Healthy Eating Linked to Better Heart Health Among Latinos


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New data from the American Heart Association shows that Latinos who eat healthily have healthier hearts.

This research shows that Latinos who followed a healthy dietary plan had healthier hearts in terms of structure and function.

“Healthy diet quality is an important and vital tool in the prevention of heart disease,” said lead study author David Flomenbaum, a medical student at the Albert Einstein College of Medicine in New York City. “Many of our results correspond to current knowledge about diet quality and cardiovascular health.”

The Study and Its Findings  on Healthy Eating and Heart Health

Researchers evaluated over 1,800 participants in the “Echocardiographic Study of Latinos” ancillary study.

With this, they compared adherence to two popular healthy eating plans with the heart’s efficiency at pumping blood and its size and shape. This was measured through ultrasound images of the heart (echocardiograms).

This study is the largest dataset of echocardiographic parameters focused solely on U.S. Latino adults, according to the American Heart Association. This study delved into the various demographics within the Latino community, including:

  • Cuban
  • Puerto Rican
  • Mexican
  • South American
  • Central American

More than half of the study participants in this analysis were female, and their average age was 56.

They implemented two different diets among participants including the:

  • DASH diet (Dietary Approaches to Stop Hypertension), which is designed to help people manage their blood pressure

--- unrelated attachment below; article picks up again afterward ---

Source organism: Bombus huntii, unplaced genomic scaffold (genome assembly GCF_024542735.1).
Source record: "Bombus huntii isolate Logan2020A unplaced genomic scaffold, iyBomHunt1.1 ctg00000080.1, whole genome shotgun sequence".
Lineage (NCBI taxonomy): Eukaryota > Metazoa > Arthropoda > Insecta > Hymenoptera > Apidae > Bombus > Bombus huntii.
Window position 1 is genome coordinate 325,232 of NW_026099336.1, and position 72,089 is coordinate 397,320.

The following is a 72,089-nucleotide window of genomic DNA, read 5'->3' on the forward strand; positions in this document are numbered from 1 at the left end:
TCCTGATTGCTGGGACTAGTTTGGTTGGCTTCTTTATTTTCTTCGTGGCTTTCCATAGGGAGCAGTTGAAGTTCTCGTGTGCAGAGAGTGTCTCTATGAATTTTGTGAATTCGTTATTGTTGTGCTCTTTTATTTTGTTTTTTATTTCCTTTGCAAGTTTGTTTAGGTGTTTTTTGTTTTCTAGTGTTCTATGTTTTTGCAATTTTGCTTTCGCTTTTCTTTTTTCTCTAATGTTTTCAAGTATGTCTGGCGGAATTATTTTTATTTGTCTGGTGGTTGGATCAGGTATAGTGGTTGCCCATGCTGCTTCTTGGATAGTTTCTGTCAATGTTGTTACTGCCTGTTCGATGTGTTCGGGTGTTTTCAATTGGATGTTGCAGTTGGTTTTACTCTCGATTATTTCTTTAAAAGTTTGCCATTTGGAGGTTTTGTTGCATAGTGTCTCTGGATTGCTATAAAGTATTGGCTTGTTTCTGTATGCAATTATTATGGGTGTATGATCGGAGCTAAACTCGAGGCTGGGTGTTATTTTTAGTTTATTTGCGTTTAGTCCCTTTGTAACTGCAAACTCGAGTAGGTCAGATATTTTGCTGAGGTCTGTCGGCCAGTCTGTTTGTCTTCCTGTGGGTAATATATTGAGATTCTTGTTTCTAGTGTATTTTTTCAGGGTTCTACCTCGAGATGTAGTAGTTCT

• AHEI (Alternative Healthy Eating Index), which measures adherence to the U.S. Department of Agriculture’s Dietary Guidelines for Americans. Health Latinos Eating Heart

“For the participants who adhered more to either of the two dietary plans, an increase in the adherence score corresponded with improved heart function and structure,” according to the researchers. “Specifically, greater adherence to either dietary plan was associated with a greater fraction of blood pumped out with each beat of the heart as measured on the echocardiogram.

“In addition, higher adherence to DASH corresponded with decreased thickness in the walls of the heart as measured on the echocardiogram, indicating better heart health,” according to the researchers.

It’s research like this that can make huge impacts on Latinos, according to lead study author Flomenbaum.

“The results underscore the importance of a healthy diet as a means of preventing heart disease, one of the leading causes of death among Hispanic and Latino people,” he said. “The association between adherence to one of the healthy eating patterns and better heart pumping function reassures us that these diet scores are associated with healthier hearts.”

Latinos and Lack of Nutrition Security

Food insecurity is prevalent in the United States, especially in Latino and Black communities.